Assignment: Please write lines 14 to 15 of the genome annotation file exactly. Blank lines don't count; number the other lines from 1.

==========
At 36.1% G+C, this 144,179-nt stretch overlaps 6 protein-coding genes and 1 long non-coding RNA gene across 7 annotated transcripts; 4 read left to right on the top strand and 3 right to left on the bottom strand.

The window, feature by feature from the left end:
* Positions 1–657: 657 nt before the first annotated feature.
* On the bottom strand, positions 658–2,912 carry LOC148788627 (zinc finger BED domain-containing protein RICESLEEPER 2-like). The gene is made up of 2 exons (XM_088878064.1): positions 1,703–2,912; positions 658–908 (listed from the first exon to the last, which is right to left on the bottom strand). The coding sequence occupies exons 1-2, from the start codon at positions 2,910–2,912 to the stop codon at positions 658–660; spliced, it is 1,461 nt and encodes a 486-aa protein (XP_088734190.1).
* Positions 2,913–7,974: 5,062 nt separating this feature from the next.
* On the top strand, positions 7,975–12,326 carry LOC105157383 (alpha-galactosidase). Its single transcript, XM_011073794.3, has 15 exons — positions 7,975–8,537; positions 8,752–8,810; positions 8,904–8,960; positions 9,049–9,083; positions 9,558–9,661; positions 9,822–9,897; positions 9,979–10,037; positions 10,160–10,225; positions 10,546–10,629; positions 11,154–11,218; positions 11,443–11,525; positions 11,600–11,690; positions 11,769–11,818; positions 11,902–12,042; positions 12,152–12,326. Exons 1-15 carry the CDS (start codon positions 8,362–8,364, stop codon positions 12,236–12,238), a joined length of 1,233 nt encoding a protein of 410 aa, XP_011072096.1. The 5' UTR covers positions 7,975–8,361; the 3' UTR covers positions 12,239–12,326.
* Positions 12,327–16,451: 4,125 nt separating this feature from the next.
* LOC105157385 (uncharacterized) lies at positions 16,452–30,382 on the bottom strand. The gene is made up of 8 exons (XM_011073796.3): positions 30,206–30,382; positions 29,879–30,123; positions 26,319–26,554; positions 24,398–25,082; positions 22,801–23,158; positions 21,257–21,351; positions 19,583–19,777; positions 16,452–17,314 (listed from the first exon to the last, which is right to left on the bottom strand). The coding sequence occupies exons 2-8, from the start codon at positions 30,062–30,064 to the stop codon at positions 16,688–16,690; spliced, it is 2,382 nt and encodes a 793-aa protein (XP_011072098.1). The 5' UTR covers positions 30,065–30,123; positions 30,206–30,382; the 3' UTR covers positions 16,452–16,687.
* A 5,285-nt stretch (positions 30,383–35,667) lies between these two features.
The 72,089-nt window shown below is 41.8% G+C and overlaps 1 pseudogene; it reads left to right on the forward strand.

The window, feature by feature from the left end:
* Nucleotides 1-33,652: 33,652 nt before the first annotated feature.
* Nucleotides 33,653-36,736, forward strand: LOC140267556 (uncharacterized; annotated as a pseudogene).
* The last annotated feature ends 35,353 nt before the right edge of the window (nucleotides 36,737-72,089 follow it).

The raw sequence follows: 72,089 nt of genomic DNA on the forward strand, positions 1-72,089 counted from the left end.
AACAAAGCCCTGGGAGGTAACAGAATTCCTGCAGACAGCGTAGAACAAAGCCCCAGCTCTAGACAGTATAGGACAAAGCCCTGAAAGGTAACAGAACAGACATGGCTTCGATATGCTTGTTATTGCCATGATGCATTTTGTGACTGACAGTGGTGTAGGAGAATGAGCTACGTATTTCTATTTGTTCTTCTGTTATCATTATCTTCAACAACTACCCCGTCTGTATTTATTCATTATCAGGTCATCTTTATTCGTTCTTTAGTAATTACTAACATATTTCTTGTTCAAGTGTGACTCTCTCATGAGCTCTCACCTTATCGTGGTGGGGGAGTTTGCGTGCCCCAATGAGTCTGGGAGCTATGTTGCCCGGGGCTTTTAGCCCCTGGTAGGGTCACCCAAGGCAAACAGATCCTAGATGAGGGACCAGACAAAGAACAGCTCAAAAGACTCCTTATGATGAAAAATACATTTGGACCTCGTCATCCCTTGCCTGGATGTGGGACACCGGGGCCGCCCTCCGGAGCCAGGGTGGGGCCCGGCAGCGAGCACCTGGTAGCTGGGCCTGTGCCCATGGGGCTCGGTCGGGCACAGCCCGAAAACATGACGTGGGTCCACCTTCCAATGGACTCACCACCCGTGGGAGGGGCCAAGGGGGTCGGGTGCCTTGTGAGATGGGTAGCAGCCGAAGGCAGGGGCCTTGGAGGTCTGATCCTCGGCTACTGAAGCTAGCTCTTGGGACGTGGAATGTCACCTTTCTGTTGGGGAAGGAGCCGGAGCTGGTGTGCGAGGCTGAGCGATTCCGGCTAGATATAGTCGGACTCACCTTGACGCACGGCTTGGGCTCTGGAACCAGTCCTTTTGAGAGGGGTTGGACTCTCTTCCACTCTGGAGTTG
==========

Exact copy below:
* The last annotated feature ends 35,353 nt before the right edge of the window (nucleotides 36,737-72,089 follow it).

The raw sequence follows: 72,089 nt of genomic DNA on the forward strand, positions 1-72,089 counted from the left end.